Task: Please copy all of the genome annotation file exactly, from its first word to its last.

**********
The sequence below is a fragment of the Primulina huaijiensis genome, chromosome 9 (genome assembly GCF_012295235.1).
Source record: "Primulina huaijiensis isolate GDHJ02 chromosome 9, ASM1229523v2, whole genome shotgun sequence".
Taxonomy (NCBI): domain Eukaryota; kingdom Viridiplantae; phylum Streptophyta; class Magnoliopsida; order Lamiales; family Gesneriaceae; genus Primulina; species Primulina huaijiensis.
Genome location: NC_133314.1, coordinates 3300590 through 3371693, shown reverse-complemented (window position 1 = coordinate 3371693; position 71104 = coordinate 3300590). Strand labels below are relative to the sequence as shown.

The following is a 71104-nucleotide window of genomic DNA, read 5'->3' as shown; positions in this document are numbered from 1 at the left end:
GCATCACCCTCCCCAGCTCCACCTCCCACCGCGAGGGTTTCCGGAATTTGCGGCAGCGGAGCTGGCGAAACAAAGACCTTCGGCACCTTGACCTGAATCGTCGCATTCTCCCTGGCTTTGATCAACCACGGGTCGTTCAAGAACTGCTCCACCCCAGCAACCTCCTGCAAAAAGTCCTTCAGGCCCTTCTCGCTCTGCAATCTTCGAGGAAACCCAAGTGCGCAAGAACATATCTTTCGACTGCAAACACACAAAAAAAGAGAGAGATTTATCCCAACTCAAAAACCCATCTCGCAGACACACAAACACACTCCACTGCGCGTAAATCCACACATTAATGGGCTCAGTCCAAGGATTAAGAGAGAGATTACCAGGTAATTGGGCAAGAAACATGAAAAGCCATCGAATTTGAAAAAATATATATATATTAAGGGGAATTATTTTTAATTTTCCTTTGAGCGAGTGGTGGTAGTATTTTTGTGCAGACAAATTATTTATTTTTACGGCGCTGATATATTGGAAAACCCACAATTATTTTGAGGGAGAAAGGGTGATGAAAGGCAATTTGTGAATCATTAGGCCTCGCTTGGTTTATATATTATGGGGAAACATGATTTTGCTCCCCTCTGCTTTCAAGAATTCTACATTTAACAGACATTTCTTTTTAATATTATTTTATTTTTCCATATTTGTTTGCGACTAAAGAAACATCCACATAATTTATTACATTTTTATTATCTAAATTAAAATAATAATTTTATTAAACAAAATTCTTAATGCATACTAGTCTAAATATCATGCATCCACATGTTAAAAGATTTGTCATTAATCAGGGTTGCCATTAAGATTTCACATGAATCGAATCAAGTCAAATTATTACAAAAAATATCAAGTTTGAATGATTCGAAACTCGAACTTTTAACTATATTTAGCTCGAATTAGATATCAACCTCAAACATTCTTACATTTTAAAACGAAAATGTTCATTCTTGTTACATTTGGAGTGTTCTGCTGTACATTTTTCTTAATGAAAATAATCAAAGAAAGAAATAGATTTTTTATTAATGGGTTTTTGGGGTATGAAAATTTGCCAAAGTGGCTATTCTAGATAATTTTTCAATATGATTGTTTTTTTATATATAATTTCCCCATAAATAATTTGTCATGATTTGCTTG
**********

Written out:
The sequence below is a fragment of the Primulina huaijiensis genome, chromosome 9 (genome assembly GCF_012295235.1).
Source record: "Primulina huaijiensis isolate GDHJ02 chromosome 9, ASM1229523v2, whole genome shotgun sequence".
Taxonomy (NCBI): domain Eukaryota; kingdom Viridiplantae; phylum Streptophyta; class Magnoliopsida; order Lamiales; family Gesneriaceae; genus Primulina; species Primulina huaijiensis.
Genome location: NC_133314.1, coordinates 3300590 through 3371693, shown reverse-complemented (window position 1 = coordinate 3371693; position 71104 = coordinate 3300590). Strand labels below are relative to the sequence as shown.

The following is a 71104-nucleotide window of genomic DNA, read 5'->3' as shown; positions in this document are numbered from 1 at the left end:
GCATCACCCTCCCCAGCTCCACCTCCCACCGCGAGGGTTTCCGGAATTTGCGGCAGCGGAGCTGGCGAAACAAAGACCTTCGGCACCTTGACCTGAATCGTCGCATTCTCCCTGGCTTTGATCAACCACGGGTCGTTCAAGAACTGCTCCACCCCAGCAACCTCCTGCAAAAAGTCCTTCAGGCCCTTCTCGCTCTGCAATCTTCGAGGAAACCCAAGTGCGCAAGAACATATCTTTCGACTGCAAACACACAAAAAAAGAGAGAGATTTATCCCAACTCAAAAACCCATCTCGCAGACACACAAACACACTCCACTGCGCGTAAATCCACACATTAATGGGCTCAGTCCAAGGATTAAGAGAGAGATTACCAGGTAATTGGGCAAGAAACATGAAAAGCCATCGAATTTGAAAAAATATATATATATTAAGGGGAATTATTTTTAATTTTCCTTTGAGCGAGTGGTGGTAGTATTTTTGTGCAGACAAATTATTTATTTTTACGGCGCTGATATATTGGAAAACCCACAATTATTTTGAGGGAGAAAGGGTGATGAAAGGCAATTTGTGAATCATTAGGCCTCGCTTGGTTTATATATTATGGGGAAACATGATTTTGCTCCCCTCTGCTTTCAAGAATTCTACATTTAACAGACATTTCTTTTTAATATTATTTTATTTTTCCATATTTGTTTGCGACTAAAGAAACATCCACATAATTTATTACATTTTTATTATCTAAATTAAAATAATAATTTTATTAAACAAAATTCTTAATGCATACTAGTCTAAATATCATGCATCCACATGTTAAAAGATTTGTCATTAATCAGGGTTGCCATTAAGATTTCACATGAATCGAATCAAGTCAAATTATTACAAAAAATATCAAGTTTGAATGATTCGAAACTCGAACTTTTAACTATATTTAGCTCGAATTAGATATCAACCTCAAACATTCTTACATTTTAAAACGAAAATGTTCATTCTTGTTACATTTGGAGTGTTCTGCTGTACATTTTTCTTAATGAAAATAATCAAAGAAAGAAATAGATTTTTTATTAATGGGTTTTTGGGGTATGAAAATTTGCCAAAGTGGCTATTCTAGATAATTTTTCAATATGATTGTTTTTTTATATATAATTTCCCCATAAATAATTTGTCATGATTTGCTTG